How to 'Examen' our LivesAndy Freeman - 23 Feb 2015

This lent we have released a season of Podcasts focussing on 'The Examen' prayer. If you are interested in exploring this powerful ancient form of prayer in more detail, read on...

U2 once sang that "some days are better than others".

Maybe you find it's easier to pray and praise God when things are going well and harder when your not sure what’s going on.

If you feel like that the practice of Examen may be for you.

There are many different ways to do Examen. This is the way St. Ignatius of Loyola practiced it.

Ignatian spirituality emphasises that we can find God in everything, that God is active and present to us in all things.

Examen is a sequence of 5 steps, practiced in order, each step builds upon and flows from the one before it.

Step 1: Become aware of God's presence

First, ‘become aware of God’s presence’ - take some time to remember that God is present with us in our everyday lives. He has been near to you and with you throughout the events of your day. Perhaps take an icon or a cross or image to remind you of His presence with you.

Step 2: Review the day with gratitude

Second, out of this awareness of God having been present with you, ‘review the day with gratitude’. What are you thankful for? What were the gifts of the day? What did you receive from others? What did you give to others? How has God been at work? Where was God? In conversations? In the actions of others? in the events of the day? In nature? Was He speaking? Perhaps He was shouting out His goodness in the morning sunrise? Or perhaps you saw Him in the kind actions of a friend?

Step 3: Pay attention to your emotions

After reviewing your day and noticing where God was at work with gratitude, ‘pay attention to your emotions’ St. Ignatius emphasised how through the movements of our emotions we can detect the presence of God. Reflect upon the emotions you felt throughout the day: anger? jealousy? compassion? boredom? joy? What might God be saying to you through these emotions?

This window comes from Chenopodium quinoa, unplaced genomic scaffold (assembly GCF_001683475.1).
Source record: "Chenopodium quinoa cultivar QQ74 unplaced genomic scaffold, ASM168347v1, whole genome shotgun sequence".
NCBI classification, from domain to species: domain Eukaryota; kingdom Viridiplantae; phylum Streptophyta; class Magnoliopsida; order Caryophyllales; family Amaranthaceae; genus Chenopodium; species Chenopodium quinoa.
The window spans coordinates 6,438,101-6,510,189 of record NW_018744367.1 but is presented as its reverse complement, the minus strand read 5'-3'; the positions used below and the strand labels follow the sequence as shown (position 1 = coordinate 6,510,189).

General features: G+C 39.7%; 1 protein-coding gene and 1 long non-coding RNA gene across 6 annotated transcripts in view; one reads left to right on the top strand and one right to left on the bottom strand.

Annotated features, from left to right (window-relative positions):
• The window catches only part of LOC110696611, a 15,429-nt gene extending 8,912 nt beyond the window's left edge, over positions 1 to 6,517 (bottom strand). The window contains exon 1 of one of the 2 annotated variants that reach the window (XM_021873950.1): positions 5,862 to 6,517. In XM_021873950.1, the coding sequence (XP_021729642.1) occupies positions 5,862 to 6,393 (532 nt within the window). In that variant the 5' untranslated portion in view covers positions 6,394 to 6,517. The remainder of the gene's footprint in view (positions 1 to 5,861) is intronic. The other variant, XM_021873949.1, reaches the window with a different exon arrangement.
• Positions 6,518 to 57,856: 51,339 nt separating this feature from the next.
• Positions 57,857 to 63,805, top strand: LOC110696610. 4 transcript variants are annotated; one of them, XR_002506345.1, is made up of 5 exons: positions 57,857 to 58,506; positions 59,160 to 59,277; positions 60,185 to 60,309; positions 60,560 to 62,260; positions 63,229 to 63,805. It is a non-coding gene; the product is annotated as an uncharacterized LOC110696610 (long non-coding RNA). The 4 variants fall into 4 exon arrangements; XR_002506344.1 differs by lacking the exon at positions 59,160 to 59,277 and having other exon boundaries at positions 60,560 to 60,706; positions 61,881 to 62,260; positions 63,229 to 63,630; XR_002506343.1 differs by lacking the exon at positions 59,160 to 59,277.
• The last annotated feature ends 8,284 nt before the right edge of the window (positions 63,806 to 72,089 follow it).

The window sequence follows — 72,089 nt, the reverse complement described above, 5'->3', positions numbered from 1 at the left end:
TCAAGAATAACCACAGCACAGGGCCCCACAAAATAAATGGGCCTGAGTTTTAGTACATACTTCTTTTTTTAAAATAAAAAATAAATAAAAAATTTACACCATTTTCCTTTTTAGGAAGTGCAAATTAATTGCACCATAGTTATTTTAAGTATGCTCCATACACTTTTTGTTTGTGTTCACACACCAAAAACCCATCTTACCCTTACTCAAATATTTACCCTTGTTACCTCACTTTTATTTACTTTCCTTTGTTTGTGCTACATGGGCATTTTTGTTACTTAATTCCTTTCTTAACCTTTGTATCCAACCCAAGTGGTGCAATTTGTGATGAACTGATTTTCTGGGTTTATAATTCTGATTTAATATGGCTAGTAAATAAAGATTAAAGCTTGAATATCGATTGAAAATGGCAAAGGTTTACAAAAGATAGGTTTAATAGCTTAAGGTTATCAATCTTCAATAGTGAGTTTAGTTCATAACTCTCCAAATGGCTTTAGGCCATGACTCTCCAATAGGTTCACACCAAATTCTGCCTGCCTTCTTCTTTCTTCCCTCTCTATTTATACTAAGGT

Perhaps there’s an area where you need to seek forgiveness. Maybe you were you frustrated by an unwanted interruption? or responded in anger? perhaps you resisted God’s nudging to offer someone help. Is there a way you could reach out to that person today?

Step 4: Choose one thing to pray for

Next ‘Choose one feature from the day and pray for it’. Maybe there’s something that particularly stands out to you? It may be a particular conversation or event, or an emotion you felt. Pray about it.

Step 5: Look to tomorrow

Lastly, 'look forward to tomorrow’. How do you want to live differently? How can you become more aware of God’s presence and promptings and the gifts of the day. Perhaps carry something with you throughout the day to remind you of God’s presence with you.

Statue of St Ignatius of Loyola - Naga City, Philippines

Tim had had a frustrating day...

...he had been running around very busy and yet two of the things he had been doing had come to nothing. To cap it all when he was driving home his car developed a fault and he had just finished a long and confusing phone call from the garage. Tim sat down to pray and he remembered what he had read about Examen.

Firstly he realised God was with him in the good and the bad of his day. He thanked God that he had a job and that he had a car and remembered that many others didn’t. He also reflected on the way the guy at the coffee shop had encouraged him as he bought his morning drink. He dwelt on all the frustration and anger he had felt and began to realise there was a disconnect. Tim decided to forgive those who’d let him down today and sent them text messages to say thank you for their time. As he reflected on the day to come tomorrow he felt a new sense of hope and of God with him.

All images are used by permission in accordance with commons copyright license terms: Image is a derivative of the images 'St. Ignatius of Loyola)' by Bro. Jeffrey Pioquinto, SJ

Andy Freeman

Andy Freeman is 44 years old and a father to 5 beautiful kids.  He lives in Winchester, England.  Andy was part of the team that pioneered 24-7's first Boiler Room community and is a regular contributor to New Monasticism in the UK and abroad.  Andy works developing resources and supporting those in pioneering mission in the UK Church.  He's also a freelance writer.  Andy loves reading, movies, music, cricket (the sport) and Arsenal football club.  You can continue to dialogue with Andy on his twitter (@AndyFMusings).

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